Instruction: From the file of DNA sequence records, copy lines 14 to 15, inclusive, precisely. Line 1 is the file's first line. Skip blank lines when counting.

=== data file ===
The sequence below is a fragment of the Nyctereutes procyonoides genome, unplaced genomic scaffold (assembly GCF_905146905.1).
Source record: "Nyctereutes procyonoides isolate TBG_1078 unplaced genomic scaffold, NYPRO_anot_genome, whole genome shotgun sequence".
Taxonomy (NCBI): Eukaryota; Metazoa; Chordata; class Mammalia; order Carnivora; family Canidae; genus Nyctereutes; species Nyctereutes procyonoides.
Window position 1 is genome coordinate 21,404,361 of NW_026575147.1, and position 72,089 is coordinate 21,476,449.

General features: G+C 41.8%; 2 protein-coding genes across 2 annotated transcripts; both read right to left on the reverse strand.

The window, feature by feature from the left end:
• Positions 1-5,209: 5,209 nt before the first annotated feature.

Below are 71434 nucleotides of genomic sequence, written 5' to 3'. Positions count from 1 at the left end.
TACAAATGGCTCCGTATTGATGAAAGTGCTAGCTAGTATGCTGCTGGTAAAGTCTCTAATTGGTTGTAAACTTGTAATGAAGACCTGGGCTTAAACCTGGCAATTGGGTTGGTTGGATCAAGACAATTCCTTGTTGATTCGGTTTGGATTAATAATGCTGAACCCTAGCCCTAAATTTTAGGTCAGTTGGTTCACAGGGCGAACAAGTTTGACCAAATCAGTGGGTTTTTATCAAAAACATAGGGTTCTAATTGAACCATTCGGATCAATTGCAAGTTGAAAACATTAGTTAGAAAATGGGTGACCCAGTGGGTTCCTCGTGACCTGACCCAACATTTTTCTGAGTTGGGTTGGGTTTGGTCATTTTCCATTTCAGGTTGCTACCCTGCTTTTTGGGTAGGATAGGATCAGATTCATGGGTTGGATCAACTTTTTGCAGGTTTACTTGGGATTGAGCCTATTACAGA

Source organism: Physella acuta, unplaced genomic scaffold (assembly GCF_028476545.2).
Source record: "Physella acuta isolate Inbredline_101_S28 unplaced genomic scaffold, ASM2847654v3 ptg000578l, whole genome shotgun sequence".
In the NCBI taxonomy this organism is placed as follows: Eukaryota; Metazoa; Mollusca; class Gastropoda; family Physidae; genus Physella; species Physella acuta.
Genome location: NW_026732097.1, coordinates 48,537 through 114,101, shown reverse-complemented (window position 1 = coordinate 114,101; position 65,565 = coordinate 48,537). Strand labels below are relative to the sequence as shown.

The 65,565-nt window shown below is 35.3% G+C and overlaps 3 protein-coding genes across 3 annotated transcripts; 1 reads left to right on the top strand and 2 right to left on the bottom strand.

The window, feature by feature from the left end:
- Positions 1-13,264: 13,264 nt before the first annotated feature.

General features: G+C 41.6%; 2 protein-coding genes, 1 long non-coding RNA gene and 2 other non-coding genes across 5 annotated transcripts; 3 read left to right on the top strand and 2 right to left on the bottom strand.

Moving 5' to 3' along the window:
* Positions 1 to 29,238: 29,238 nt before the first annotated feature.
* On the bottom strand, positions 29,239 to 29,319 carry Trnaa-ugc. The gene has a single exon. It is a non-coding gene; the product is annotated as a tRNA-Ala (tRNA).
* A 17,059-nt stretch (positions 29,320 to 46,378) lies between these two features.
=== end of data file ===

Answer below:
The 65,565-nt window shown below is 35.3% G+C and overlaps 3 protein-coding genes across 3 annotated transcripts; 1 reads left to right on the top strand and 2 right to left on the bottom strand.

The window, feature by feature from the left end: